Working up a sweat: no aircon for most indoors staffJuly 30th, 2014 Category: Commercial
This summer has brought some extremely hot weather to the UK, particularly in the south. Yet, despite the fact that many of us have been working in temperatures of up to 30 degrees C, most office-based staff are still coping with workplaces that lack air conditioning.
A survey by VoucherCodesPro suggests that while 17 per cent of people who work in an office or other building are able to reap the benefits of air conditioning during particularly hot weather, two-thirds (66 per cent) cannot enjoy a similar respite from the heat thanks to there being no air conditioning systems installed in their place of work.
Loss of productivity
Employers who can’t offer a cool working environment may well be losing out, as three-quarters of those polled said they feel their productivity levels have taken a hit as a direct result of the hot weather. Four of the five top reasons for this were health-related, with 43 per cent citing headaches brought on by the heat and one in ten respondents blaming perspiration and feeling generally too hot.
Complaints relating to hot working conditions can pose a headache in themselves for facilities managers who are constantly trying to balance the need for a healthy and productive working environment against the harsh reality of tight financial budgets and corporate cost-cutting.
What can employers do?
Earlier this month, the TUC urged employers in the south of England in particular to relax dress codes to ensure employees were as comfortable as possible when temperatures were predicted to soar into the low 30s.
There is currently no legal upper limit for workplace temperatures, whereas there is a threshold of 16 degrees C below which temperatures shouldn’t fall. The TUC is pushing for an upper limit of 30 degrees C to be introduced, with companies being obliged to put in place certain cooling measures when the temperature reaches 24 degrees C.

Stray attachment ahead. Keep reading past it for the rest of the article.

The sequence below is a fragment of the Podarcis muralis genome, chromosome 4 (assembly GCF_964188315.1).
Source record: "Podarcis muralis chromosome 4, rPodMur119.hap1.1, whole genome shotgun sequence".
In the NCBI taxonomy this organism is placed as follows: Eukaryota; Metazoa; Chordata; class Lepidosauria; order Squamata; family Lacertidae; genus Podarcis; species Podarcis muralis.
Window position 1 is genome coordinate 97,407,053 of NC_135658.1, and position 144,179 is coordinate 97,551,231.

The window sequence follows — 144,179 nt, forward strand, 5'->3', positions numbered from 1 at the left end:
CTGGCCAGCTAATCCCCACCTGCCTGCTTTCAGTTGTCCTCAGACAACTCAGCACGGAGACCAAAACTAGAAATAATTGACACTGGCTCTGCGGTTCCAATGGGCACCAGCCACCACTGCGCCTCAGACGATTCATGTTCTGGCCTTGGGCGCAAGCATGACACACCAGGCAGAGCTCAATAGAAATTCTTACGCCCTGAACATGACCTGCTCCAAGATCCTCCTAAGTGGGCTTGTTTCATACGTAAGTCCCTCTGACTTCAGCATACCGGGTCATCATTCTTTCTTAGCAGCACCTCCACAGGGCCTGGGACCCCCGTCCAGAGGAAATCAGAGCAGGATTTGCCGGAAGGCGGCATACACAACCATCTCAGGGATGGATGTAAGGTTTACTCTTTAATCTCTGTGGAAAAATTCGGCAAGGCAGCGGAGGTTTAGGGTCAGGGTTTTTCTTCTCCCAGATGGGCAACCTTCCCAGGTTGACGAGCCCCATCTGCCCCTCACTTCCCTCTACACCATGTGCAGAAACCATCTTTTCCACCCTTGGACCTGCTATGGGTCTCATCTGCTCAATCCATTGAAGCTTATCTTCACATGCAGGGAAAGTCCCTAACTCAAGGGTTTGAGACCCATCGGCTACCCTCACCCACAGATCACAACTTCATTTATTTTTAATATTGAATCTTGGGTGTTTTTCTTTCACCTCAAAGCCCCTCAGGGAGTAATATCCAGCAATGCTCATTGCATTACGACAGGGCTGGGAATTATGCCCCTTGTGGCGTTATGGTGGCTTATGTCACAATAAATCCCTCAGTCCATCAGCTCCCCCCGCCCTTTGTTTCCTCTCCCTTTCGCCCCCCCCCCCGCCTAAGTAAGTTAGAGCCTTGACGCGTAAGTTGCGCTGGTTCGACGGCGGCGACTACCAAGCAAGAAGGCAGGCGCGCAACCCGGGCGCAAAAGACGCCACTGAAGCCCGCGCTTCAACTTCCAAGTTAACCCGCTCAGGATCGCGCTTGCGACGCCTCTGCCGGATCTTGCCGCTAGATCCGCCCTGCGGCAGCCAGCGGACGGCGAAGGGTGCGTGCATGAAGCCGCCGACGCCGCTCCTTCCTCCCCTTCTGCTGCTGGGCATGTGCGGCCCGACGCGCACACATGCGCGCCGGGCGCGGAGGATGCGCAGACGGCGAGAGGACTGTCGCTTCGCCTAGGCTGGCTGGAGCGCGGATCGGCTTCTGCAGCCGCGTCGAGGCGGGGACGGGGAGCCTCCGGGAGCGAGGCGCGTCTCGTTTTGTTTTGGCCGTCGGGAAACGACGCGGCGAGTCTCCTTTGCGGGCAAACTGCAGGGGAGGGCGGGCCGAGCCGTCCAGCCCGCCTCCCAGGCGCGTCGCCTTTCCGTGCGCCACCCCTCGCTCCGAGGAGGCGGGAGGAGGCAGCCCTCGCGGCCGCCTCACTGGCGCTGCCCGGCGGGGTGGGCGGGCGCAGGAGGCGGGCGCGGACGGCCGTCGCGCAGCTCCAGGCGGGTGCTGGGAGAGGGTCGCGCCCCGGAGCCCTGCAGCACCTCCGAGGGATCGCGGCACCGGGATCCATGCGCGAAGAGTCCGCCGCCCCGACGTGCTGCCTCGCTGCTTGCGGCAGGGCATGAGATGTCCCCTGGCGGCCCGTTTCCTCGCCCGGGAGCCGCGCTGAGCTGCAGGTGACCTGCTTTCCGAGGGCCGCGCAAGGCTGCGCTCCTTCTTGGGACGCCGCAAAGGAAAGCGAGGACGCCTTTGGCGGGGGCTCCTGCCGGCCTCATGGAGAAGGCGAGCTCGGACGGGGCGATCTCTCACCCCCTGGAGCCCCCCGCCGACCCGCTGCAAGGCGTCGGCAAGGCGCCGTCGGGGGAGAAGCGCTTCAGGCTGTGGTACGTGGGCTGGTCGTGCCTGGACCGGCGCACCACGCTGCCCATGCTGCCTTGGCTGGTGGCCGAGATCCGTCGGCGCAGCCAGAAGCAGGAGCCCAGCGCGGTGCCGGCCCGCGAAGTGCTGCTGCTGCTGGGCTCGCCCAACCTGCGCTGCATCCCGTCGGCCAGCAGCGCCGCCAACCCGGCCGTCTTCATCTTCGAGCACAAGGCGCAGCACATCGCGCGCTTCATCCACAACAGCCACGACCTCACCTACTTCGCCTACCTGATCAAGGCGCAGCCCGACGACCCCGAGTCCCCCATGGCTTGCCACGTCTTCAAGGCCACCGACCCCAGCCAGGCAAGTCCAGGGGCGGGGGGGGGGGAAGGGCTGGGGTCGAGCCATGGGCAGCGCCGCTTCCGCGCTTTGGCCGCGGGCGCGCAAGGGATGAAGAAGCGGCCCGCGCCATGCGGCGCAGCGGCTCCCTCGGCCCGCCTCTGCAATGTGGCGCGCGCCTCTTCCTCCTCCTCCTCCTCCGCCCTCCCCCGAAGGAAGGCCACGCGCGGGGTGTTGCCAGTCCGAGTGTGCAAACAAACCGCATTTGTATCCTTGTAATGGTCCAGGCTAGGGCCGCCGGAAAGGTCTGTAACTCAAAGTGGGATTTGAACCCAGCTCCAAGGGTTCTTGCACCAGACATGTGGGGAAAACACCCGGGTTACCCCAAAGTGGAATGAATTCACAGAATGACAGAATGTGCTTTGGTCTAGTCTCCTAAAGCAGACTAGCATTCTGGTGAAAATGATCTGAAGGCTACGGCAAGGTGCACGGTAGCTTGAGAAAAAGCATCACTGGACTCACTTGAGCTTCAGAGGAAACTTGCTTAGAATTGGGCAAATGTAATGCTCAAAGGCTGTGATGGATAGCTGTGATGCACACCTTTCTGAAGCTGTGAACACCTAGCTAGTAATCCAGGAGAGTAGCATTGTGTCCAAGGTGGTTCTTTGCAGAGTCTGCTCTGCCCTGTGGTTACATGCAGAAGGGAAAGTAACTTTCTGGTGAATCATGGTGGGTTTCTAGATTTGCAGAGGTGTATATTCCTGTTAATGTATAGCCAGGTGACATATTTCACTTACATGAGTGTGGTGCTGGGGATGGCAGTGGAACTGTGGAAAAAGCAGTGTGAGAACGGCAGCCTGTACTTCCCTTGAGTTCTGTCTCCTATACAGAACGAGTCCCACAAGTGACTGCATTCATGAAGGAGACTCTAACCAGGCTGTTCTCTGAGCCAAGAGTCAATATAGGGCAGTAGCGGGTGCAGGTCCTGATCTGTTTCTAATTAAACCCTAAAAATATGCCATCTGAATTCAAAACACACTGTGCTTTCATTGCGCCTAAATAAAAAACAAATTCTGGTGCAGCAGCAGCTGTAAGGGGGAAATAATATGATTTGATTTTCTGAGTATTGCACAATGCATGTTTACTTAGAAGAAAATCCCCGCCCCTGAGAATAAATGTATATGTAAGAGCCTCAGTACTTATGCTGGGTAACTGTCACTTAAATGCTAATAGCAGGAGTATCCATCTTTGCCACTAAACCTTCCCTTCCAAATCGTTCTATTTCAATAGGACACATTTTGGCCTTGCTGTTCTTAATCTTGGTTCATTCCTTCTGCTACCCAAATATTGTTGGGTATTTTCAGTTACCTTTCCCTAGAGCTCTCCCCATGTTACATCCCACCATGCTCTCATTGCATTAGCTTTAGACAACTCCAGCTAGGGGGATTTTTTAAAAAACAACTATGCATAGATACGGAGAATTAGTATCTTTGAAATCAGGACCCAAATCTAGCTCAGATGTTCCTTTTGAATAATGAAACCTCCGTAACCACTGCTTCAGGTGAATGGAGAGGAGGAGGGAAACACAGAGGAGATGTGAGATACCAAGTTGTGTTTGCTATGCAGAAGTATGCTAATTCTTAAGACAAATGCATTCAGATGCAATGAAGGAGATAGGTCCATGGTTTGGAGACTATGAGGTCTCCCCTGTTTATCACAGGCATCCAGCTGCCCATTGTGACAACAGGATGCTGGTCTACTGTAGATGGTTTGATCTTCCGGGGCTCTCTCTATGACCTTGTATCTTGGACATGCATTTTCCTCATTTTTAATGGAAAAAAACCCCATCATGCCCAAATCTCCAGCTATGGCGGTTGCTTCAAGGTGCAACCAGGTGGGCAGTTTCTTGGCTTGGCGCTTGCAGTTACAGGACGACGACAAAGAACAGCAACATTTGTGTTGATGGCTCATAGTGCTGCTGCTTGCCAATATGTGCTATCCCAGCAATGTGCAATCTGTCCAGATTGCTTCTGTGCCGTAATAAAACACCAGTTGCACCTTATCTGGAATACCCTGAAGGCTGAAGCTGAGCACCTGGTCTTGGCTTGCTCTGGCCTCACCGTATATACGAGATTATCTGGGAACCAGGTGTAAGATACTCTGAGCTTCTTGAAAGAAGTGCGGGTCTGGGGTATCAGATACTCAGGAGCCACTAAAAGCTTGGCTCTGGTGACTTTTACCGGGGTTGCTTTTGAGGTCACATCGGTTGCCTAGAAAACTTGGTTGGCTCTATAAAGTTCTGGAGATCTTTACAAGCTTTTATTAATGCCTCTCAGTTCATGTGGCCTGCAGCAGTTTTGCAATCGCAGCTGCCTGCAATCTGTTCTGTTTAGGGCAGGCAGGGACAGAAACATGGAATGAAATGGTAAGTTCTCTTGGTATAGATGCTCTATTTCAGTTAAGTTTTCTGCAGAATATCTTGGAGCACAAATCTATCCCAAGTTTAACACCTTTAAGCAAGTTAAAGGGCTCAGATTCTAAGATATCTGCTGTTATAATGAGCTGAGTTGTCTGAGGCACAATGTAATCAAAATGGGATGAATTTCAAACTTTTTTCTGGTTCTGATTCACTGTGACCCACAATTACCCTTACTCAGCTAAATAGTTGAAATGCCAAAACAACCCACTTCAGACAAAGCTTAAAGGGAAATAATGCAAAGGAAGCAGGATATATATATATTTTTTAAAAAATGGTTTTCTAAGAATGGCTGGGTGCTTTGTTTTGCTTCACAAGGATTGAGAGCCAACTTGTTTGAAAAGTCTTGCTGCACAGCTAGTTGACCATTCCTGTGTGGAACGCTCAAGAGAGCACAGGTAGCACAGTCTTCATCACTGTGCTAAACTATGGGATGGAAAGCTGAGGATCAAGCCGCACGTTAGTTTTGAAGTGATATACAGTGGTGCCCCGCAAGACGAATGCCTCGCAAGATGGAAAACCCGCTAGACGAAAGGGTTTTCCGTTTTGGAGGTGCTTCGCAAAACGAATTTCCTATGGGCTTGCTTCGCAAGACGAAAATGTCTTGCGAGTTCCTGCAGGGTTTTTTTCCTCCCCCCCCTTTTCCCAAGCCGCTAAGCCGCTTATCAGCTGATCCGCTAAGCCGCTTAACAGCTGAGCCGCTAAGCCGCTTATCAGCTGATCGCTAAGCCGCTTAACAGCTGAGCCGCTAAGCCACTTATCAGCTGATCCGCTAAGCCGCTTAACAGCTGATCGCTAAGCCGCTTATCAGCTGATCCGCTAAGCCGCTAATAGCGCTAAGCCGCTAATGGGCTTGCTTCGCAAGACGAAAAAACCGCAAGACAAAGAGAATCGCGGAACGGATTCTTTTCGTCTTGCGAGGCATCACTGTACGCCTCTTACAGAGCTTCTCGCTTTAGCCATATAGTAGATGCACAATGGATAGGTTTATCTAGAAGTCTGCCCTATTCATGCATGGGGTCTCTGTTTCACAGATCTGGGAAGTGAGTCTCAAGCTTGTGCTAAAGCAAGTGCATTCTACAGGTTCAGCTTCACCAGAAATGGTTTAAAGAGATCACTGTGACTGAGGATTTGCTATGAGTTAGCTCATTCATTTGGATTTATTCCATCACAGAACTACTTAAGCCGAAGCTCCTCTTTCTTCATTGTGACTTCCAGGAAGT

General Secretary Frances O’Grady said: “So long as the UK has no legal maximum working temperature, many workers will be working in conditions that are not just personally unpleasant, but will also be affecting their productivity.”
“Making sure that everyone has access to fans, portable air conditioning units and cold drinking water should help reduce the heat in offices, factories, shops, hospitals, schools and other workplaces across the country,” she added.
Out of the office
The situation is a little more complicated for organisations where staff are required to work outdoors, especially for those who are legally obliged to wear personal protective equipment (PPE), such as construction workers.
Lee Wright of PPE supplier Slingsby recommends that employers think about how best to keep their personnel cool when buying protective clothing.
“Consider the materials the product is made from, the style and fit, as well as the overall design. There are a huge range of innovative materials to choose from that are specifically designed to keep the wearer cool and dry while being tough and long-lasting,” he said.
An extra consideration
Even those companies that do have air conditioning need to ensure the settings are at a comfortable level. Research by the International Facilities Management Association suggests that 58 per cent of facilities managers receive complaints about air conditioning making the workplace too cold – not that much lower than the 66 per cent who have fielded complaints about the office being too hot.